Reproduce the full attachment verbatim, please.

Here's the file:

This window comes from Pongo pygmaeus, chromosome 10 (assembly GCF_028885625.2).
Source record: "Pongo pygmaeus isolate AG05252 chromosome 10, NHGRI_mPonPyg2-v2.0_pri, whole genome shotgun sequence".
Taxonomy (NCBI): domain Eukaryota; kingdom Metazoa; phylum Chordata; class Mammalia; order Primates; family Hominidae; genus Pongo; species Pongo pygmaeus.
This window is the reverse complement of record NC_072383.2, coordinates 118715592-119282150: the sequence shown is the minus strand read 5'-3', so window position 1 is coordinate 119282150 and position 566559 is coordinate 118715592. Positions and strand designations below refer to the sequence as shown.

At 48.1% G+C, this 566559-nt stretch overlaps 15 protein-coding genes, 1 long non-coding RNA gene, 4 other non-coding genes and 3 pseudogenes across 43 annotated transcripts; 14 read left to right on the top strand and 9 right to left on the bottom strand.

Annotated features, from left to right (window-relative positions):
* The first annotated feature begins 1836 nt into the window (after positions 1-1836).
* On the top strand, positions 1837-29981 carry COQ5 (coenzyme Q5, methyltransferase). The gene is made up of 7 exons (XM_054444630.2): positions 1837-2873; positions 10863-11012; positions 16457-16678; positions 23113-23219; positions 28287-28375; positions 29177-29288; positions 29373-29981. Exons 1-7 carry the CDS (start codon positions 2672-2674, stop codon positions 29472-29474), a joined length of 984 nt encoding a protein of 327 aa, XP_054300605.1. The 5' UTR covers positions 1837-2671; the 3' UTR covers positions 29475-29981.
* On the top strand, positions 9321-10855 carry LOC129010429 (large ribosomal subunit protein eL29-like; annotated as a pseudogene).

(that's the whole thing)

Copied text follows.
This window comes from Pongo pygmaeus, chromosome 10 (assembly GCF_028885625.2).
Source record: "Pongo pygmaeus isolate AG05252 chromosome 10, NHGRI_mPonPyg2-v2.0_pri, whole genome shotgun sequence".
Taxonomy (NCBI): domain Eukaryota; kingdom Metazoa; phylum Chordata; class Mammalia; order Primates; family Hominidae; genus Pongo; species Pongo pygmaeus.
This window is the reverse complement of record NC_072383.2, coordinates 118715592-119282150: the sequence shown is the minus strand read 5'-3', so window position 1 is coordinate 119282150 and position 566559 is coordinate 118715592. Positions and strand designations below refer to the sequence as shown.

At 48.1% G+C, this 566559-nt stretch overlaps 15 protein-coding genes, 1 long non-coding RNA gene, 4 other non-coding genes and 3 pseudogenes across 43 annotated transcripts; 14 read left to right on the top strand and 9 right to left on the bottom strand.

Annotated features, from left to right (window-relative positions):
* The first annotated feature begins 1836 nt into the window (after positions 1-1836).
* On the top strand, positions 1837-29981 carry COQ5 (coenzyme Q5, methyltransferase). The gene is made up of 7 exons (XM_054444630.2): positions 1837-2873; positions 10863-11012; positions 16457-16678; positions 23113-23219; positions 28287-28375; positions 29177-29288; positions 29373-29981. Exons 1-7 carry the CDS (start codon positions 2672-2674, stop codon positions 29472-29474), a joined length of 984 nt encoding a protein of 327 aa, XP_054300605.1. The 5' UTR covers positions 1837-2671; the 3' UTR covers positions 29475-29981.
* On the top strand, positions 9321-10855 carry LOC129010429 (large ribosomal subunit protein eL29-like; annotated as a pseudogene).